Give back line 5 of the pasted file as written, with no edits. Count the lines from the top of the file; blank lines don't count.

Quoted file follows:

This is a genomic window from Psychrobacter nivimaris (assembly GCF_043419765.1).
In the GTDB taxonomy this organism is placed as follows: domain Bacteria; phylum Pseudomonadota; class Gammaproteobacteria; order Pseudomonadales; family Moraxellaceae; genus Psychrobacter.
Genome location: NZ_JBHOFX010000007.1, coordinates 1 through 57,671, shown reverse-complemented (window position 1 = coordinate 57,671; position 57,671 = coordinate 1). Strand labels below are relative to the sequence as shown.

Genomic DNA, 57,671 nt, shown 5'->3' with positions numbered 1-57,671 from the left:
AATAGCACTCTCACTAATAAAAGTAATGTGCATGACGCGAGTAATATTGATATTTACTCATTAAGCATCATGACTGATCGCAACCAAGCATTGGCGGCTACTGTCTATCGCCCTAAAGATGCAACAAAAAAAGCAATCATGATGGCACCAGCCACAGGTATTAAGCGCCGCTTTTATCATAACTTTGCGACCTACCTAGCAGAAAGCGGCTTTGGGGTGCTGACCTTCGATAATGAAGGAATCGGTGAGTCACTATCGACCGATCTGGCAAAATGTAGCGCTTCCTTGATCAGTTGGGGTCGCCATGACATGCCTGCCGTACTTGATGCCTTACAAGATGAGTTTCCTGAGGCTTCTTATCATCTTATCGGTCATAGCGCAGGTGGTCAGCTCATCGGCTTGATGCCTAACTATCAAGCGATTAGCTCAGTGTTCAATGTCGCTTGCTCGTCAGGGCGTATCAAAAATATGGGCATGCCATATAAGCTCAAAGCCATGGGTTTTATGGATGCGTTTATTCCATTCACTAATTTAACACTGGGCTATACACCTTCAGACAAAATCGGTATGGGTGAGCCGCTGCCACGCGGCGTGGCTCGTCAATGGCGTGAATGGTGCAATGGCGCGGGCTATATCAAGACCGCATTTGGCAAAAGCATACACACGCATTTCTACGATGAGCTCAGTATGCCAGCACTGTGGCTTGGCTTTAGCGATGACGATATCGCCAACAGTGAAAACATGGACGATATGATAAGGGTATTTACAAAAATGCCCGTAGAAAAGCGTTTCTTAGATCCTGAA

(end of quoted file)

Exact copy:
AATAGCACTCTCACTAATAAAAGTAATGTGCATGACGCGAGTAATATTGATATTTACTCATTAAGCATCATGACTGATCGCAACCAAGCATTGGCGGCTACTGTCTATCGCCCTAAAGATGCAACAAAAAAAGCAATCATGATGGCACCAGCCACAGGTATTAAGCGCCGCTTTTATCATAACTTTGCGACCTACCTAGCAGAAAGCGGCTTTGGGGTGCTGACCTTCGATAATGAAGGAATCGGTGAGTCACTATCGACCGATCTGGCAAAATGTAGCGCTTCCTTGATCAGTTGGGGTCGCCATGACATGCCTGCCGTACTTGATGCCTTACAAGATGAGTTTCCTGAGGCTTCTTATCATCTTATCGGTCATAGCGCAGGTGGTCAGCTCATCGGCTTGATGCCTAACTATCAAGCGATTAGCTCAGTGTTCAATGTCGCTTGCTCGTCAGGGCGTATCAAAAATATGGGCATGCCATATAAGCTCAAAGCCATGGGTTTTATGGATGCGTTTATTCCATTCACTAATTTAACACTGGGCTATACACCTTCAGACAAAATCGGTATGGGTGAGCCGCTGCCACGCGGCGTGGCTCGTCAATGGCGTGAATGGTGCAATGGCGCGGGCTATATCAAGACCGCATTTGGCAAAAGCATACACACGCATTTCTACGATGAGCTCAGTATGCCAGCACTGTGGCTTGGCTTTAGCGATGACGATATCGCCAACAGTGAAAACATGGACGATATGATAAGGGTATTTACAAAAATGCCCGTAGAAAAGCGTTTCTTAGATCCTGAA